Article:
Father Boniface Kasiita Nzabonimpa raised his right hand and pledged to defend and abide by the Constitution and laws of the United States of America.
With that, the Uganda native became a U.S. citizen, allowing him to travel freely between his homeland and his mission field.
“It started with the people of America and their goodness,” said Fr. Nzabonimpa, a priest of the Archdiocese of Kampala, Uganda, who has been ministering in the Diocese of Jefferson City since 2011.
“After 10 years of service to the American people, I said, ‘I have to be one of them!’” he stated.
Ordained to the Priesthood in 2002, he is currently pastor of St. Boniface Parish in Brunswick, St. Joseph Parish in Salisbury and St. Mary of the Angels Parish in Wien.
He previously served at St. Peter Parish in Jefferson City and in local hospital ministry; at Visitation Parish in Vienna, Holy Guardian Angels in Brinktown and St. Aloysius Parish in Argyle, which includes St. Boniface Chapel in Koeltztown; at St. Michael Parish in Kahoka, Shrine of St. Patrick Parish in St. Patrick, the former Mission of Notre Dame in LaGrange and the former Mission of St. Martha in Wayland; and at St. Joseph Parish in Hurricane Branch and the Mission of St. Raphael in Indian Grove.
“I love Missouri,” he said. “The years that I’ve been here — it’s just been unbelievable.”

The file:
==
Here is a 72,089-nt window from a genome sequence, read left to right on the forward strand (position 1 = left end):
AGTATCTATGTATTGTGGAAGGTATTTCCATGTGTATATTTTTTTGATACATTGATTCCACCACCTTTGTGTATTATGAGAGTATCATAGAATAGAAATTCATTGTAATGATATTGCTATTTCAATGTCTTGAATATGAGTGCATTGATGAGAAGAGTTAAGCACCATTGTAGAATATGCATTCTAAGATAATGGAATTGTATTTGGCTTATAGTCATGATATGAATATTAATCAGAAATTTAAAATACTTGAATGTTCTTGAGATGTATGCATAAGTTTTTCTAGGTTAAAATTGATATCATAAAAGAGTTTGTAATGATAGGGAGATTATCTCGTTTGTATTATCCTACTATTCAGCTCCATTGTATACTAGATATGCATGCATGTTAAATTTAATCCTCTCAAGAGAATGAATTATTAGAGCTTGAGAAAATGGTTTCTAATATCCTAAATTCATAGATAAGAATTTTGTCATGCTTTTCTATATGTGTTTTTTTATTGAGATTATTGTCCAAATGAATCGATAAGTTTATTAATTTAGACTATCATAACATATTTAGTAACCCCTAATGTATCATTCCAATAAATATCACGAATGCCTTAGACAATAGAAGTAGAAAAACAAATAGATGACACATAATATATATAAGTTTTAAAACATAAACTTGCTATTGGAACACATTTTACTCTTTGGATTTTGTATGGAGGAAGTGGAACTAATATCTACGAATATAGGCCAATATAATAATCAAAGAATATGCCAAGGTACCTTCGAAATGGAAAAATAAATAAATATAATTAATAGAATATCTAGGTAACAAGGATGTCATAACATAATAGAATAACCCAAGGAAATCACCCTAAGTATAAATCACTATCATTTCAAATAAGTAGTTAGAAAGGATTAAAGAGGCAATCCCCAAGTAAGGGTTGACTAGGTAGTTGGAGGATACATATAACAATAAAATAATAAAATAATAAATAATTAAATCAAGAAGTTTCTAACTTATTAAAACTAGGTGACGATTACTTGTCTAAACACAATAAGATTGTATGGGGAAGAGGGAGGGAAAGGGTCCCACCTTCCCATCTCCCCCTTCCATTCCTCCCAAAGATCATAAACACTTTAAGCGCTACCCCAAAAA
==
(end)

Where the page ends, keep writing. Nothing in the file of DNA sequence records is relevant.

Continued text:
Prior to coming to this diocese, he ministered part-time at parishes in Chula Vista and El Centro, California.
Almost 12 years ago, he visited Monsignor Gregory L. Higley, who was vicar general of the Jefferson City diocese at that time.
“He was very welcoming and encouraged me,” Fr. Nzabonimpa recalled. “Bishop (John R.) Gaydos contacted my bishop, who allowed me to come here. That’s how it started.”
When Fr. Nzabonimpa arrived in Jefferson City, a place where temperatures dip lower than in his homeland, Msgr. Higley presented him with a winter coat and hat.
“I still have them!” said Fr. Nzabonimpa.
Along the way
The missionary priest started by applying for permanent resident status, often referred to as a “green card.”
That process took about two years.
After maintaining permanent-resident status for five years, he became eligible to apply for citizenship.
“I knew it would help me to serve the people better,” he said. “Going back and forth to visit my family and my diocese, you have to get a visa, and things can get mixed up in the shuffle.”
“Being a U.S. citizen helps me to always be available for the people and serve them the way I should,” he said. “Now, nothing can hold me back.”
Alan Garrison, a member of St. Boniface Parish in Brunswick, helped him work through the preparations and get to and from St. Louis.
“Alan has tremendous love for this country and has served it for many years,” Fr. Nzabonimpa noted. “And he has a tremendous love for the Church, and I am grateful to him.”
The priest studied the answers to 100 possible questions pertaining to U.S. citizenship, including history and civics.
His examiner asked him six questions when he went for an interview in October.
“I answered them, and that was it,” the priest recalled. “After that, they schedule you for a swearing-in ceremony.”
He traveled to the Thomas F. Eagleton Federal Courthouse in St. Louis on Nov. 8 to take the oath.
One thing that stood out to him was being asked if he would be willing to take up arms to defend the United States if called upon to do so.
“I said yes, that I’m ready to do that,” he said. “That’s part of what makes the United States of America a great nation, that we’re ready to fight for each other and protect each other.”